Removing the Head, or Destroying the Brain: Part XII

And so we reach the Midnight Hour of the series that never dies.

I spent some thought regarding how I should try to sum this up. I considered posting illustrative quotes from supposedly serious works of philosophy. Then I considered citing other people’s thoughts on the matter. I even briefly considered writing about my experiences with a college professor who was also the department head of philosophy.

Ultimately I rejected those options.

It seems to me that the best course of action is simply to ask you, the reader, to determine what value academic philosophy creates. Sooner or later any argument must be evaluated by the individual. Now’s good. Here’s fine.

I have occasionally heard claims that philosophy is the driving force behind scientific development, that even the act of questioning philosophy is philosophy, that it is literally all-important.

Quite simply: no, it’s not. I’ve never been able to trace the supposed arrow of causality proceeding from developments in philosophy to developments in science. If anything, the trail runs the other way: philosophy plays catch-up with the implications of discoveries made in the sciences.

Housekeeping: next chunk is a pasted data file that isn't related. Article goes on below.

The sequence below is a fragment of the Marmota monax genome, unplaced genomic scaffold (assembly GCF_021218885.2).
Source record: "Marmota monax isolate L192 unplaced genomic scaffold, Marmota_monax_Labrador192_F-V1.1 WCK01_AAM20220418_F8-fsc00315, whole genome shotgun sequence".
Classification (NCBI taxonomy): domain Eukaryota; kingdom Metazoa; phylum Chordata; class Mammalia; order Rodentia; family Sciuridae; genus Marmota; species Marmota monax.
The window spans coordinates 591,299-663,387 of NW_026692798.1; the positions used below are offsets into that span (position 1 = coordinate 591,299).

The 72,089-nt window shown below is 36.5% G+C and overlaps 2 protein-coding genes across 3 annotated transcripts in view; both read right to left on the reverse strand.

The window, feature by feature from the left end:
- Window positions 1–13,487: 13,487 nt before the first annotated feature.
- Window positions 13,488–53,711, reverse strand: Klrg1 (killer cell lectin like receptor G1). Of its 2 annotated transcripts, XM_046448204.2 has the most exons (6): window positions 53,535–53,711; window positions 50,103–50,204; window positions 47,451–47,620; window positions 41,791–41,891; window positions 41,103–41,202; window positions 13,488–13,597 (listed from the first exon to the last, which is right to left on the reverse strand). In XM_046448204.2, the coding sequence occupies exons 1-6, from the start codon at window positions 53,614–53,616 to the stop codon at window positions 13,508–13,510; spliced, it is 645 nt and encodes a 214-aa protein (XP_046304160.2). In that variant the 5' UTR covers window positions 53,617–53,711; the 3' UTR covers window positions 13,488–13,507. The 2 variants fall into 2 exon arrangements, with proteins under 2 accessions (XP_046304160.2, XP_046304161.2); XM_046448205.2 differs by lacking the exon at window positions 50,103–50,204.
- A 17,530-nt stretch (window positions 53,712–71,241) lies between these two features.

No one in their right mind would suggest that the various sciences have had no useful output, because even a moment’s consideration brings up countless examples. Even when they don’t seem to have any practical purpose, they produce knowledge about the world.

What has academic philosophy produced? What difference does it actually make?


4 Responses to “Removing the Head, or Destroying the Brain: Part XII”

  1. academic philosophy specifically? little. If you’re talking about actual philosophy, everything. Pure science is induction. But without deduction and abduction we wouldn’t know what to test next. the act of creating a series of logical deductions is philosophy, not science. abduction is typically curve fitting, but it can lend support to deduction.

  2. Pure science is also deduction.

    I don’t consider the concept of ‘abduction’ to be meaningful.

  3. Z. M. Davis Says:

    What about Daniel Dennett?

  4. Depending on how you look at the term, I consider him either to be one of the few examples of a good philosopher, or not actually a philosopher.

    If you come across someone who argues well and calls themselves a sophist, what should you call them?

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